close button
NZ International Comedy Festival: Tom FitzHigham - review

NZ International Comedy Festival: Tom FitzHigham - review

Tim FitzHigham – The Gambler
The Classic Studio

Monday 5 May, 2014

In some ways, Tim FitzHigham seemed quite normal, even boring. He’s married with a young baby and he has the dress sense and hairstyle of early 2000s Hugh Grant. Yet his show is all about his personal re-enactments of stupid bets from history and, oh gosh, are they ever stupid. One example: he tried to pull a one pound weight on a one mile rope across a field in under two and a half hours. Another: he tried to outrun a racehorse over 100 metres.

During his show, he introduced each bet and then asked the audience whether or not they thought he had succeeded in whatever madness he was trying to achieve, and they would cheer for either yes or no. Most of the bets were so ludicrous it was pretty impossible to guess either way and therefore a bit difficult to care.

Although he made out like there was a lot of money on the line, that didn’t feel legit, and what seemed most at stake was whether it would be Tim or his mates that would have the biggest laugh down the boozer after he had succeeded / failed in his latest craziness.

The bets never got bigger or crazier throughout the show, so there was no sense of movement toward anything. They started out crazy and stayed crazy and by the end nothing could have surprised us and therefore nothing did.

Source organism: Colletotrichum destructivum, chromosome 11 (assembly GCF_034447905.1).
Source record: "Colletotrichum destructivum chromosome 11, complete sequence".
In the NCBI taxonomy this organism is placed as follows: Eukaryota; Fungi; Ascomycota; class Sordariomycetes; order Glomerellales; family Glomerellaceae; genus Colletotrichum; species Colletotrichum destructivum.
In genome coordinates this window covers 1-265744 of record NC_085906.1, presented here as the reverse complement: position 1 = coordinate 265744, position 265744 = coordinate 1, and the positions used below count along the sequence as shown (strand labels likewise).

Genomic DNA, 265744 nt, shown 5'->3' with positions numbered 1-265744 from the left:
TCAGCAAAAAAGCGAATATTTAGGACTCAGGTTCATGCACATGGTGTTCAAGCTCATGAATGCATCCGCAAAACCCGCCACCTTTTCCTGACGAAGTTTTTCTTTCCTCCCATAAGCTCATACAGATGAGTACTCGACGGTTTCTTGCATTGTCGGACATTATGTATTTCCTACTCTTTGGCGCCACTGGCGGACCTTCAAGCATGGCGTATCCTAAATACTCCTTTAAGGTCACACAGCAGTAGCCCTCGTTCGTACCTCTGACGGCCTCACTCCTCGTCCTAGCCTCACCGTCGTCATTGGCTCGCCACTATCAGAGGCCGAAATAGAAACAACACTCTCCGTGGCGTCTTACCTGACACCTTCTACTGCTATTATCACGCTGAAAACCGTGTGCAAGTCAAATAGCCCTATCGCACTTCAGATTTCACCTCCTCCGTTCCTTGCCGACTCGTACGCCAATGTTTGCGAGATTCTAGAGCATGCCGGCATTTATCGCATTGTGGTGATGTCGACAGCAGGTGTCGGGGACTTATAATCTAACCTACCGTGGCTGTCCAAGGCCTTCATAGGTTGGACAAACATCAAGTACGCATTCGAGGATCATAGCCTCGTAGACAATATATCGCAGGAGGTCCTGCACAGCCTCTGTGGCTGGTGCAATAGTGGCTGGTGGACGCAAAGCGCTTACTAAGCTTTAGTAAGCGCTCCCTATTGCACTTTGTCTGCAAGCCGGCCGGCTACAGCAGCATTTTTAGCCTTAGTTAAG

He namedropped easily and comfortably throughout, but the names weren’t all that great: Former world snooker champion Steve Davis; an actor friend who was in The Full Monty; former top chess player Nigel Short; Richard Hammond from Top Gear. He humblebragged about speaking to one of the world’s most unlikeable organisations, the World Economic Forum. He plugged his book about rowing the English Channel in a bathtub by pretending to not plug his book about rowing the English Channel in a bathtub.

It wasn’t all that funny but it wasn’t terrible. It was kind of interesting. It was a bit like being forced to look at the holiday snaps of a friend who’s a rock climber or a base jumper. They’re not the most boring holiday snaps, but they’re still holiday snaps.

Actually, it was more like one of those nights when you’re having dinner in the enforced company of a group of people you don’t really know, and the conversation starts out OK, but then one loud person takes over and, in spite of yourself, you can’t help hoping you’ll be home in time to watch Paul Henry.

comedyfestival.co.nz

Theatre